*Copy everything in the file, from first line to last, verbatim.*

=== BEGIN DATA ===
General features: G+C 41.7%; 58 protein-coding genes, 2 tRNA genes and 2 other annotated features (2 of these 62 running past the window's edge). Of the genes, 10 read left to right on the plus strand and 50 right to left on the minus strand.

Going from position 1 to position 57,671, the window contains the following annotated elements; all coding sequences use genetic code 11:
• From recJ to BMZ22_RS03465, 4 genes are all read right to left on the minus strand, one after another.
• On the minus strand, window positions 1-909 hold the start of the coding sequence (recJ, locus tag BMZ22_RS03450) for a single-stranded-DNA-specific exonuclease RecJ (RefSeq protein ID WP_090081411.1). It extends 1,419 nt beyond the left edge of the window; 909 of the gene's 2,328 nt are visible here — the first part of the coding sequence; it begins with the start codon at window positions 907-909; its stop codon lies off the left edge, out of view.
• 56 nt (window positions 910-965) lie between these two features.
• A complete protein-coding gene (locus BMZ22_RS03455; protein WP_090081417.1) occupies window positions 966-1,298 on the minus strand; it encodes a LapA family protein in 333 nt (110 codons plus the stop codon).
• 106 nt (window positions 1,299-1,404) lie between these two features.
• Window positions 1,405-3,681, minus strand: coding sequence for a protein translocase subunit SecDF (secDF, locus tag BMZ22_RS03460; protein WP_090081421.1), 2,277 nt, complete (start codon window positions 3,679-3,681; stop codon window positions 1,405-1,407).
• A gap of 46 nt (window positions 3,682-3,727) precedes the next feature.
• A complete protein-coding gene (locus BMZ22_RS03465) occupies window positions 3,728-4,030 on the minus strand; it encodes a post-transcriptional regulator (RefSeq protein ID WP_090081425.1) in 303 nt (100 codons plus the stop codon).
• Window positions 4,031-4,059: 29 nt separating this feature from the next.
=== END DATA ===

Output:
General features: G+C 41.7%; 58 protein-coding genes, 2 tRNA genes and 2 other annotated features (2 of these 62 running past the window's edge). Of the genes, 10 read left to right on the plus strand and 50 right to left on the minus strand.

Going from position 1 to position 57,671, the window contains the following annotated elements; all coding sequences use genetic code 11:
• From recJ to BMZ22_RS03465, 4 genes are all read right to left on the minus strand, one after another.
• On the minus strand, window positions 1-909 hold the start of the coding sequence (recJ, locus tag BMZ22_RS03450) for a single-stranded-DNA-specific exonuclease RecJ (RefSeq protein ID WP_090081411.1). It extends 1,419 nt beyond the left edge of the window; 909 of the gene's 2,328 nt are visible here — the first part of the coding sequence; it begins with the start codon at window positions 907-909; its stop codon lies off the left edge, out of view.
• 56 nt (window positions 910-965) lie between these two features.
• A complete protein-coding gene (locus BMZ22_RS03455; protein WP_090081417.1) occupies window positions 966-1,298 on the minus strand; it encodes a LapA family protein in 333 nt (110 codons plus the stop codon).
• 106 nt (window positions 1,299-1,404) lie between these two features.
• Window positions 1,405-3,681, minus strand: coding sequence for a protein translocase subunit SecDF (secDF, locus tag BMZ22_RS03460; protein WP_090081421.1), 2,277 nt, complete (start codon window positions 3,679-3,681; stop codon window positions 1,405-1,407).
• A gap of 46 nt (window positions 3,682-3,727) precedes the next feature.
• A complete protein-coding gene (locus BMZ22_RS03465) occupies window positions 3,728-4,030 on the minus strand; it encodes a post-transcriptional regulator (RefSeq protein ID WP_090081425.1) in 303 nt (100 codons plus the stop codon).
• Window positions 4,031-4,059: 29 nt separating this feature from the next.